But by the end of the year, however, both Peter and Bunny (the latter renaming himself Bunny Wailer) both departed for individual solo careers, while MARLEY recruited The I-Threes (a female vocal trio consisting of his wife Rita, Judy Mowatt and Marcia Griffiths) as a replacement, as well as bringing in extra backing musicians (Bernard “Touter” Harvey on keys and lead guitarist Al Anderson.
Under the revised moniker of BOB MARLEY & THE WAILERS, the outfit toured extensively for the first time in Europe, America and Africa, subsequently releasing the exceptional NATTY DREAD (1975) {*8}. A landmark roots reggae album, the set featured a studio version of the subsequent live hit, `No Woman, No Cry’, a sublime love song penned by Vincent “Tata” Ford with the I-Threes providing celestial harmonies, and the singer putting in one of the most moving vocal performances of his career. Elsewhere, `Them Belly Full (But We Hungry)’ and `Revolution’ were as politically charged as ever, while `So Jah Seh’ and the title track were ardent professions of MARLEY’s Rastafarian beliefs. Opener `Lively Up Yourself’ was his uplifting message to his people, a people now that had begun to idolise the man and his music.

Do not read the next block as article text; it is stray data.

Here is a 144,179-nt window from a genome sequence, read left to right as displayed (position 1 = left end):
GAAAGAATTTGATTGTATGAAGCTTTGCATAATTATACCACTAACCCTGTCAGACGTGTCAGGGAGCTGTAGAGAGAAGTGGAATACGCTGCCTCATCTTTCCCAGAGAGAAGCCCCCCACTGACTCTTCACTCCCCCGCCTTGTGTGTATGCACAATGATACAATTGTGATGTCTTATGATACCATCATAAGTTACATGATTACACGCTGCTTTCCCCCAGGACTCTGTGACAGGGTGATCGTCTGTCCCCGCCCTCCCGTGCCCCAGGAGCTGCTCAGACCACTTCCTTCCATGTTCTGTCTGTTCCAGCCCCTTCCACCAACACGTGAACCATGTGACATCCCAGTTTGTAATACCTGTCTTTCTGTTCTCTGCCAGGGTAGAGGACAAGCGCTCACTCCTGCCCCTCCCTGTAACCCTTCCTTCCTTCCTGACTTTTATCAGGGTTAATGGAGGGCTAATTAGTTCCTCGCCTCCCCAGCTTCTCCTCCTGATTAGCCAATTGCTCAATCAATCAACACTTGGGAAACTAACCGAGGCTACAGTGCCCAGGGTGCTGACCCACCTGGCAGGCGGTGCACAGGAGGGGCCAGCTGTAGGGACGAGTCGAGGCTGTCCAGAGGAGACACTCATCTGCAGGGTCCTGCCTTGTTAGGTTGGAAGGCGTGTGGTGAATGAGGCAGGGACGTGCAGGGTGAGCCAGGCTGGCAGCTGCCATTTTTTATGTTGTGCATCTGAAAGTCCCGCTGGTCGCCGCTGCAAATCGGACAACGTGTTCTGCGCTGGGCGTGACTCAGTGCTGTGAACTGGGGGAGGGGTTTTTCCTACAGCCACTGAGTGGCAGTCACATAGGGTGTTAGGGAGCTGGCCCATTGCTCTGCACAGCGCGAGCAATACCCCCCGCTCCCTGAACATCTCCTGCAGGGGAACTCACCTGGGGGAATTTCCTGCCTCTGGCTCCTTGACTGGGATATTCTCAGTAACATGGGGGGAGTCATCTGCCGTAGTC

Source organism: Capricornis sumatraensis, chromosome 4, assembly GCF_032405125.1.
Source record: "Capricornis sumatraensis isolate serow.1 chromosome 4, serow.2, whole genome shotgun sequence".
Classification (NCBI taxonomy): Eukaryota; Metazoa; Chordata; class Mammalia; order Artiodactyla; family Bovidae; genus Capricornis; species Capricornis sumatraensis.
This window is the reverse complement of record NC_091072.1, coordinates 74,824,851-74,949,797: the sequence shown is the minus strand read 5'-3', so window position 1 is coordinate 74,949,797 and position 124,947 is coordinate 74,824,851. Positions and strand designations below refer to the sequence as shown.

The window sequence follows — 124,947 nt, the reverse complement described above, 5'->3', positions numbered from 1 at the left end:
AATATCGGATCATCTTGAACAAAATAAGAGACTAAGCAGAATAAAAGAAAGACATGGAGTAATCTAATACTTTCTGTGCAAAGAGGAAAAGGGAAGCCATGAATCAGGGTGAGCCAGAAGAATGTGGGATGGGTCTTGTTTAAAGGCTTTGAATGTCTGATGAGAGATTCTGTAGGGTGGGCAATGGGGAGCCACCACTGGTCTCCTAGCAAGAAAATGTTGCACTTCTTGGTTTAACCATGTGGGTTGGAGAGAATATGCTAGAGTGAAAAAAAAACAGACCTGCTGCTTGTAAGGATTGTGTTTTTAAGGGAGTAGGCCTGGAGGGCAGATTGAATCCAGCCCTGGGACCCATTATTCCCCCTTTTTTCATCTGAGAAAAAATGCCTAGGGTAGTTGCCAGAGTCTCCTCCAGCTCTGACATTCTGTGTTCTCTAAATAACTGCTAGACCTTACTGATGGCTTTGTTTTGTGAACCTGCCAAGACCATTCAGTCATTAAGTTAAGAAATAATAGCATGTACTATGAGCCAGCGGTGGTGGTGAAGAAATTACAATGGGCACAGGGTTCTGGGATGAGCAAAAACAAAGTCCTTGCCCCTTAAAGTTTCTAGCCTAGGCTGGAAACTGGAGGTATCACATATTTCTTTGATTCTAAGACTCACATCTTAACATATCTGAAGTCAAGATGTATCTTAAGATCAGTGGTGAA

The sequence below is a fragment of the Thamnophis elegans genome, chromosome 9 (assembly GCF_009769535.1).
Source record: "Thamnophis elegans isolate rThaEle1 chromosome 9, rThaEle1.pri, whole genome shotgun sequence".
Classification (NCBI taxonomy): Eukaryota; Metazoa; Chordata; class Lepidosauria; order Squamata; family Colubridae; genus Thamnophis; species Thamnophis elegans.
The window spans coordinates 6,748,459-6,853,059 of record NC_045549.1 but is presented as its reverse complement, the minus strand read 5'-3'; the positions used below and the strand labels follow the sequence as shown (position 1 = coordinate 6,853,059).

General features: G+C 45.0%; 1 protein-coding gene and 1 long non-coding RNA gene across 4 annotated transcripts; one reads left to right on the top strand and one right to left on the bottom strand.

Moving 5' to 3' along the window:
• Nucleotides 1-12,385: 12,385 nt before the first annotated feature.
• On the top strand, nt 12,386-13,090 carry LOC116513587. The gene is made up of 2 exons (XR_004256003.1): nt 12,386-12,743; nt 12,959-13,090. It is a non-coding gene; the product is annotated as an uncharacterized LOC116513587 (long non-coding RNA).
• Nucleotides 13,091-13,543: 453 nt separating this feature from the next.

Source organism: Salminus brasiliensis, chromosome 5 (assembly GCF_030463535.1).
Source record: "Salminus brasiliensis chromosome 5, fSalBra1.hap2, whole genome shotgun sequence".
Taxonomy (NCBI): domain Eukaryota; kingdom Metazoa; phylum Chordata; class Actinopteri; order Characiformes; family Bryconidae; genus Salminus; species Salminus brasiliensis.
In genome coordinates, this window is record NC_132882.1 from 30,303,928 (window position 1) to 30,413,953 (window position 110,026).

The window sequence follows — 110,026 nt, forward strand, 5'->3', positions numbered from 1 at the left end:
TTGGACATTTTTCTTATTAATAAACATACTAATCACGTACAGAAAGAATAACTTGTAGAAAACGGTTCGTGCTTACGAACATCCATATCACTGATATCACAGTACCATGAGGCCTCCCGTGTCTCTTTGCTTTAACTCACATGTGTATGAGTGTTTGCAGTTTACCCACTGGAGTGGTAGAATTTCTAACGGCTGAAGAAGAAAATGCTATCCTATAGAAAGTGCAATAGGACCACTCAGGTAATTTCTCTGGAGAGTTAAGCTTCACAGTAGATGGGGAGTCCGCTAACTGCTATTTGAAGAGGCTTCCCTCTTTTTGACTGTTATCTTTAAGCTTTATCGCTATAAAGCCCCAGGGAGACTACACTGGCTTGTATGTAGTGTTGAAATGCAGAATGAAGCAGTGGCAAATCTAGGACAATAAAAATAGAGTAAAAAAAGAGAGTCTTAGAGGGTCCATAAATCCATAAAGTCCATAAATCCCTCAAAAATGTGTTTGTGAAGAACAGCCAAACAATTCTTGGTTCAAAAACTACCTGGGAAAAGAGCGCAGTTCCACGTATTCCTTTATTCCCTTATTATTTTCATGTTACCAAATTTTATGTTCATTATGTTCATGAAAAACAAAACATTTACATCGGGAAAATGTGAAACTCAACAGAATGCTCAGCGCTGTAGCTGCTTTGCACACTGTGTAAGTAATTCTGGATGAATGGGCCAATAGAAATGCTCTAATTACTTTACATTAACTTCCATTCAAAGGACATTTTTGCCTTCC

Recorded at the Lyceum Ballroom in London, LIVE! {*8} was issued later that year, documenting an electric Wailers performance including foremost renditions of `No Woman, No Cry’ and `I Shot The Sheriff’.
RASTAMAN VIBRATION (1976) {*7} gave MARLEY and Co their biggest commercial success to date, reaching Top 20 in the UK, and Top 10 in the US on the back of minor one-hit-wonder single, `Roots, Rock, Reggae’ (also penned by Ford). As much a group album as Bob’s (who only penned two tracks here, `Night Shift’ and `Cry To Me’), the Barrett’s best contribution was `Who The Cap Fit’, while Rita Marley parted with the excellent `Johnny Was’ and `Rat Race’.